The New Windsor Town Board met in a regular session last night and discussed numerous topics, some of which included further improvements to the town roadways.
The meeting opened with two public hearings. The first public hearing was regarding the creation of a no parking zone on the eastern portion of Walnut Street. The no parking zone will begin at the intersection of MacCarthur Avenue and continue for a distance of 75 feet, but only on the south side of the roadway. The second public hearing was to lower the speed limit on Moores Hill Road between Route 207 and Mount Airy Road. The proposal was to lower the speed limit from 40 mph to 30 mph. Following the public hearings, the Town Board voted to approve both changes to local law.
Also on the agenda was emergency corrective action needed to repair a slope along Sloop Hill Road, which runs along the Moodna Creek near the border of Cornwall-on-Hudson. The Town Highway Superintendent and the Town’s engineering consultants reported that the slope has been experiencing recurring failure and recommended a soil nail reinforcing system. The Board approved using Geostablization International, LLC to conduct the repairs.
The Board voted to authorize Town Supervisor George Meyers to apply for a permit with the State Department of Transportation to install security cameras, license plate readers, and other equipment at the intersection of Route 9W and Plum Point Lane. In the resolution, the Board acknowledged that additional locations will be added in the future. This adds to the growing number of surveillance cameras already installed at various points around town.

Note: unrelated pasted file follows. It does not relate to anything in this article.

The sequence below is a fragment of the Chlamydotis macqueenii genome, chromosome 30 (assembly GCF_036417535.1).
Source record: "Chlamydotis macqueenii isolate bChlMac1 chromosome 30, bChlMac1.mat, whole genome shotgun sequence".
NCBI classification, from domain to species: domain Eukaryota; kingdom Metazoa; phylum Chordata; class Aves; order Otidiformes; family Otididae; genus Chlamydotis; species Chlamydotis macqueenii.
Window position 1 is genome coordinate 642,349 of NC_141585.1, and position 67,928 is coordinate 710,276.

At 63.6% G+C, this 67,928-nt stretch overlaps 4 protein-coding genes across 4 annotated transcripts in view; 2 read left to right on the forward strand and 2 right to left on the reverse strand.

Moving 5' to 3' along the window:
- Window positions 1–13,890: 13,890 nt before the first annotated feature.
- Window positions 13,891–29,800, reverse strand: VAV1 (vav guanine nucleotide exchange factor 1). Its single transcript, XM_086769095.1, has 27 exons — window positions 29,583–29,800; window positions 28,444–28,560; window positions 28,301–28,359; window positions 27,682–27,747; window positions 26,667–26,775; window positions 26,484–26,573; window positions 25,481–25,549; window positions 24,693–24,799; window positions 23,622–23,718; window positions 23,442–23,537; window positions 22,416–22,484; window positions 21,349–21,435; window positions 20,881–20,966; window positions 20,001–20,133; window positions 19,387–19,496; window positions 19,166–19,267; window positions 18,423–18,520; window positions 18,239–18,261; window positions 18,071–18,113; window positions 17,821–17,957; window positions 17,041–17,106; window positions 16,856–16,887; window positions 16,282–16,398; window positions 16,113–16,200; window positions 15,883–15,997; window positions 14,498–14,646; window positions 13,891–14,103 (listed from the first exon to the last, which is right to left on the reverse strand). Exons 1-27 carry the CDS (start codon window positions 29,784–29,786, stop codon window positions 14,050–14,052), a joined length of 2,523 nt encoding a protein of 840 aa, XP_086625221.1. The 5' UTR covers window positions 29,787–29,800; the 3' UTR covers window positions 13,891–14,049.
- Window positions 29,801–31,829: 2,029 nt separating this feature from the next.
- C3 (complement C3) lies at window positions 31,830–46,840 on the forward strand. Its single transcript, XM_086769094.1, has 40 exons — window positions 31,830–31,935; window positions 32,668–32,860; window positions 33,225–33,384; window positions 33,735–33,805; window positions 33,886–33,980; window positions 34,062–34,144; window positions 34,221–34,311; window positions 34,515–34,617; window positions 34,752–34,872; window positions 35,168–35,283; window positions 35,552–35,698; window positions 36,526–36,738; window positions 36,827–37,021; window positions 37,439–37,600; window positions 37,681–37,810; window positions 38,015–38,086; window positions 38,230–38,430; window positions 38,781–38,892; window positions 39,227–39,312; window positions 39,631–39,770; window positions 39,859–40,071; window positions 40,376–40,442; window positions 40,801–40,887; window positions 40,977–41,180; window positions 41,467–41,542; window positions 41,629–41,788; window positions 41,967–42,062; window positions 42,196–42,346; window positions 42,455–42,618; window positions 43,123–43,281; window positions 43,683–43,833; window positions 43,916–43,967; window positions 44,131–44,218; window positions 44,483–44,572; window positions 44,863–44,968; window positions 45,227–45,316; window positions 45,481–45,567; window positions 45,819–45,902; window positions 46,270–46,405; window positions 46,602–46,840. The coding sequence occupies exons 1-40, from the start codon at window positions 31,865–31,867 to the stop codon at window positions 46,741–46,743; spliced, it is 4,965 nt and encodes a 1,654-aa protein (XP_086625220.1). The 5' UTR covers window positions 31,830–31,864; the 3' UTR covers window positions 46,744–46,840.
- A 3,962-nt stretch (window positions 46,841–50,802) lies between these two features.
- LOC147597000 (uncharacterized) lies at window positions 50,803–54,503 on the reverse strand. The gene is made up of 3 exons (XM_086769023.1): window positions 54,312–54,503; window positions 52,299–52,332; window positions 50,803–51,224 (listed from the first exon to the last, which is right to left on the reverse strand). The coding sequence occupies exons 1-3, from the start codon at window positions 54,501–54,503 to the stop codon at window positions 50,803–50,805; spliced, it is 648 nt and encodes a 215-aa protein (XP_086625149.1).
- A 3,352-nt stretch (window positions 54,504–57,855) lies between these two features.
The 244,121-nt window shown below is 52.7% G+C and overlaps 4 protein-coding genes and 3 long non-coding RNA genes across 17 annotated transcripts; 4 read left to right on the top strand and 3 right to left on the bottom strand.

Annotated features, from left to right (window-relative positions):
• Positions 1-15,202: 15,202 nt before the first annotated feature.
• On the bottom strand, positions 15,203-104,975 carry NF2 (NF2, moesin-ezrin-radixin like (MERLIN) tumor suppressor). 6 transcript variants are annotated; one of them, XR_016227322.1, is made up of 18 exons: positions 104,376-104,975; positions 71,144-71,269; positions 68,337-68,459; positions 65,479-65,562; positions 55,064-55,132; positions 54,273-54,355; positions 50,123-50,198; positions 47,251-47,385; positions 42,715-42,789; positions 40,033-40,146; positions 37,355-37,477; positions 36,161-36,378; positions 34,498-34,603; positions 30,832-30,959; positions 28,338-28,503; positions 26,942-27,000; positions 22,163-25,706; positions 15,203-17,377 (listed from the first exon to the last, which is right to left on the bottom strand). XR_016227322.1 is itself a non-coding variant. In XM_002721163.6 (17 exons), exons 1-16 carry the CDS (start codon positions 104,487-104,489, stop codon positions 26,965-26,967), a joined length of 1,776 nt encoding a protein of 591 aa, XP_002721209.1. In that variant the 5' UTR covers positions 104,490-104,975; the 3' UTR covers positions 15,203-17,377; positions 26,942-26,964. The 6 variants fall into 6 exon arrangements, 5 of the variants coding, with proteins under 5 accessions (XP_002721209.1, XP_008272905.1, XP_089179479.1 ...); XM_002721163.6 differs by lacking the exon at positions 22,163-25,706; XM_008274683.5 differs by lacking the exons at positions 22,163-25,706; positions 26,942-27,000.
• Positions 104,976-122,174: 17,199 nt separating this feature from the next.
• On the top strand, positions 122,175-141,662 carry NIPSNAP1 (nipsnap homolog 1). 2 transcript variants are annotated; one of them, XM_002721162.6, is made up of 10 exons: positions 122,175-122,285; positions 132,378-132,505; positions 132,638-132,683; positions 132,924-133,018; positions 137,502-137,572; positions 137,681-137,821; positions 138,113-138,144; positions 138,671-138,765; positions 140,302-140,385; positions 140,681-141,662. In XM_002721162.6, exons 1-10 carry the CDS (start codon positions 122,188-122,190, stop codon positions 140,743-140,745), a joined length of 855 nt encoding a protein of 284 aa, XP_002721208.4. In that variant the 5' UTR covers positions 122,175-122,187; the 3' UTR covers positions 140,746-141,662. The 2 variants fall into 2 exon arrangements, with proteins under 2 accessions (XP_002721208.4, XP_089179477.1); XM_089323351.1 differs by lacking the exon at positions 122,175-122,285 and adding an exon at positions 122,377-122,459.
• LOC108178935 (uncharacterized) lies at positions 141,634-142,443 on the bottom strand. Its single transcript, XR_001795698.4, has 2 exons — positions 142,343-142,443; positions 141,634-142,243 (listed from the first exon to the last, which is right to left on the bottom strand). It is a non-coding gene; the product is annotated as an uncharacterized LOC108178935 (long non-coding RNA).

The Board also voted to receive and file an improper practice charge by the New Windsor Patrolmen’s Benevolent Association (PBA) against Meyers. The complaint was filed through the Public Employment Relations Board and alleges Meyers retaliated against the PBA membership because they did not endorse him during the last election. The PBA accuses Meyers of making police officers use a time clock to punch in, rescinding former Town Supervisor George Green’s permission for the detectives to take their police cars home, denying a detective’s request to join the Bicycle Patrol Unit, and several other allegations.